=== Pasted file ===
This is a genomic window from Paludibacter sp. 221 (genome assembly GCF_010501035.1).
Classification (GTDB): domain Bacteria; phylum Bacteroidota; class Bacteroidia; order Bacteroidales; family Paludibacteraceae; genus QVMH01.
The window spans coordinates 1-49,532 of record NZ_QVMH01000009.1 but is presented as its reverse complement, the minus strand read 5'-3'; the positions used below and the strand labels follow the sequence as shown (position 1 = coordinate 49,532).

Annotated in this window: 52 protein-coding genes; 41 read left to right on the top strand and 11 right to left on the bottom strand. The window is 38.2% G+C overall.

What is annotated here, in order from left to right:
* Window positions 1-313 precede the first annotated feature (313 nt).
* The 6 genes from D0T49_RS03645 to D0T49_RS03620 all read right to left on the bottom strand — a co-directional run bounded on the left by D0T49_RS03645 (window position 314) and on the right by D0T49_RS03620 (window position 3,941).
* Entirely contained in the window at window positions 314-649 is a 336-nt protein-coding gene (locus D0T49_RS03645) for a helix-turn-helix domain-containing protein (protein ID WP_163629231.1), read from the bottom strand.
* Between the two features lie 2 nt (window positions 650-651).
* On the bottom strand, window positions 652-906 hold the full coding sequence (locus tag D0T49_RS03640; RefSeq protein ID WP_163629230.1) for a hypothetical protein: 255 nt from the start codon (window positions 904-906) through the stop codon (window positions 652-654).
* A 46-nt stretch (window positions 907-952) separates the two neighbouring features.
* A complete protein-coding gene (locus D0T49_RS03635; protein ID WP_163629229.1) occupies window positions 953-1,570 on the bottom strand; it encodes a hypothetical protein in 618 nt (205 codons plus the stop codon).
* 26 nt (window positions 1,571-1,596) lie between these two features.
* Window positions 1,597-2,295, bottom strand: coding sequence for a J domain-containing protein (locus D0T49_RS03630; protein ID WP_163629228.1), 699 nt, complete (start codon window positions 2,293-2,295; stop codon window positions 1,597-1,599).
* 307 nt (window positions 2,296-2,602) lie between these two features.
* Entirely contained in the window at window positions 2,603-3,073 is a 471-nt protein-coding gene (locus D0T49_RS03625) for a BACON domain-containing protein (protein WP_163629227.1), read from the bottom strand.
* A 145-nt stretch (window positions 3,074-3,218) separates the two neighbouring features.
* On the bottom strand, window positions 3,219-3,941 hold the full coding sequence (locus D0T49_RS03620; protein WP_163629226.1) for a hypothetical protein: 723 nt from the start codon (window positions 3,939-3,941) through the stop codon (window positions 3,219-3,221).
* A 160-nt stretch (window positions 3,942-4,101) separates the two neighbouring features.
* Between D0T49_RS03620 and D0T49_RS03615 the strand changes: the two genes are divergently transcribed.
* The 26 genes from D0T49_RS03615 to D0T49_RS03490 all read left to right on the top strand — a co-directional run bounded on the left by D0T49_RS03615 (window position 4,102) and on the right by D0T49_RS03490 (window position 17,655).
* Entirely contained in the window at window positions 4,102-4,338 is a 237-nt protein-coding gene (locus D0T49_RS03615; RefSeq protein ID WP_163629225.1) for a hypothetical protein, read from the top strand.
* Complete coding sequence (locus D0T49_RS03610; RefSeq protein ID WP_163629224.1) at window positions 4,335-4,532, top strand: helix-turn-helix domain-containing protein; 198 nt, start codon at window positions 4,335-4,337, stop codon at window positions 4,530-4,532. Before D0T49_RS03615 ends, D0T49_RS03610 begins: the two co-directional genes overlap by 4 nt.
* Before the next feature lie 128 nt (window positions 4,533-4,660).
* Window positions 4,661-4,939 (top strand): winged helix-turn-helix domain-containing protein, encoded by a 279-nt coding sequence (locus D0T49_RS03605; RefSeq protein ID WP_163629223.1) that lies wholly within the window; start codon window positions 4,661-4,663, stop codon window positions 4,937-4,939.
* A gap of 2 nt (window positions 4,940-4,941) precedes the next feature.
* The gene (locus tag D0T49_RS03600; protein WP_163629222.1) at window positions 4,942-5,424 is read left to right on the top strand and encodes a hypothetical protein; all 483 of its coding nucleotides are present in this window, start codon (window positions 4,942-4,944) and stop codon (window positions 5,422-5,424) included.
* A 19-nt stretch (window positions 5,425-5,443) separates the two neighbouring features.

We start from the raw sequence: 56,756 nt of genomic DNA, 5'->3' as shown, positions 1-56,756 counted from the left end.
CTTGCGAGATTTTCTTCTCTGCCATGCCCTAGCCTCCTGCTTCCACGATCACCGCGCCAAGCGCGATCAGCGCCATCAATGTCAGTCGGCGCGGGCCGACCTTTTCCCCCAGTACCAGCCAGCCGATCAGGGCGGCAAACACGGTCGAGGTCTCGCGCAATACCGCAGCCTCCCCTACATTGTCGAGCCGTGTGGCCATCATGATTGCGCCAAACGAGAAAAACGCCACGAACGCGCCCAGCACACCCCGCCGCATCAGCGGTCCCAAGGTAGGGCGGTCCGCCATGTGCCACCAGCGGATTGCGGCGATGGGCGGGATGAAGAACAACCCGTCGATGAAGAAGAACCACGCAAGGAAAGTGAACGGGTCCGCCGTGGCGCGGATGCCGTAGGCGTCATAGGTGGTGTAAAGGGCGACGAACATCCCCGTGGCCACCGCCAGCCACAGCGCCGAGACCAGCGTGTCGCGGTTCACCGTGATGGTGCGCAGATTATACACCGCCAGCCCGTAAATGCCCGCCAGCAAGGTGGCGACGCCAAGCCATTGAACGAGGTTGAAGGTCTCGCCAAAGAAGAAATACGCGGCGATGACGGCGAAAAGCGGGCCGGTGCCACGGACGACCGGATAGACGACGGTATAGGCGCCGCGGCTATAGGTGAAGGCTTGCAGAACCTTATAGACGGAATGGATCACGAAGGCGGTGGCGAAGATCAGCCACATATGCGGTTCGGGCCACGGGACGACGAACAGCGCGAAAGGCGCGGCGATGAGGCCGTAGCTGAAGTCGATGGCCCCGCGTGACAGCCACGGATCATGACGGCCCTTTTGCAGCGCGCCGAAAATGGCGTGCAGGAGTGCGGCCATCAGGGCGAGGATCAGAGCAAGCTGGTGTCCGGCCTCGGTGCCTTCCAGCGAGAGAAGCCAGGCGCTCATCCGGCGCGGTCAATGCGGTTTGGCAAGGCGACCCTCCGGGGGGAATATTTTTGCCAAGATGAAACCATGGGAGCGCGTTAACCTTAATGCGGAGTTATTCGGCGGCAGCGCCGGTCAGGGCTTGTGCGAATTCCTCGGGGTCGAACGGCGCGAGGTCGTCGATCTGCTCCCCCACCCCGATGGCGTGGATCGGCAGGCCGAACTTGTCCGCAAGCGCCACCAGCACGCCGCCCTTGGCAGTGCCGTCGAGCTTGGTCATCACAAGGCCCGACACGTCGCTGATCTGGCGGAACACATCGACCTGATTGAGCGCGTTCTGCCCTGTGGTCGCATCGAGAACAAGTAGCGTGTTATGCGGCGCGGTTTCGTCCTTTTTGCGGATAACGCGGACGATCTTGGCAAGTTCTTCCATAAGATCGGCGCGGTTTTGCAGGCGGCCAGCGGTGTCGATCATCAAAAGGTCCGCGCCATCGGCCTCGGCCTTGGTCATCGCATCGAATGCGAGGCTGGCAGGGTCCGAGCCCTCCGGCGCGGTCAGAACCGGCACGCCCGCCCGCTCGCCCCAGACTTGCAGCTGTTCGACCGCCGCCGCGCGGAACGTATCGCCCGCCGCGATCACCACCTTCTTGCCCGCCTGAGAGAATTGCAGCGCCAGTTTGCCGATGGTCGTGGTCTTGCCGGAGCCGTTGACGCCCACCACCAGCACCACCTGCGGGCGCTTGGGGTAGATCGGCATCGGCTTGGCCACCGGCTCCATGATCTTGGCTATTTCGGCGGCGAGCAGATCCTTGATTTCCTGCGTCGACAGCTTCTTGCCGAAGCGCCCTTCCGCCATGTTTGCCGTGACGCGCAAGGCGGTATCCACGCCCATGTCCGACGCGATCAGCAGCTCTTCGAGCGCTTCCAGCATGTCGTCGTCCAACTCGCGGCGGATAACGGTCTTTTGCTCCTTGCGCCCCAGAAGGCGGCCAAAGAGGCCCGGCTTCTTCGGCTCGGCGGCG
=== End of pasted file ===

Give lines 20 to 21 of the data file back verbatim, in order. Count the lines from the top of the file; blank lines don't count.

* Between D0T49_RS03620 and D0T49_RS03615 the strand changes: the two genes are divergently transcribed.
* The 26 genes from D0T49_RS03615 to D0T49_RS03490 all read left to right on the top strand — a co-directional run bounded on the left by D0T49_RS03615 (window position 4,102) and on the right by D0T49_RS03490 (window position 17,655).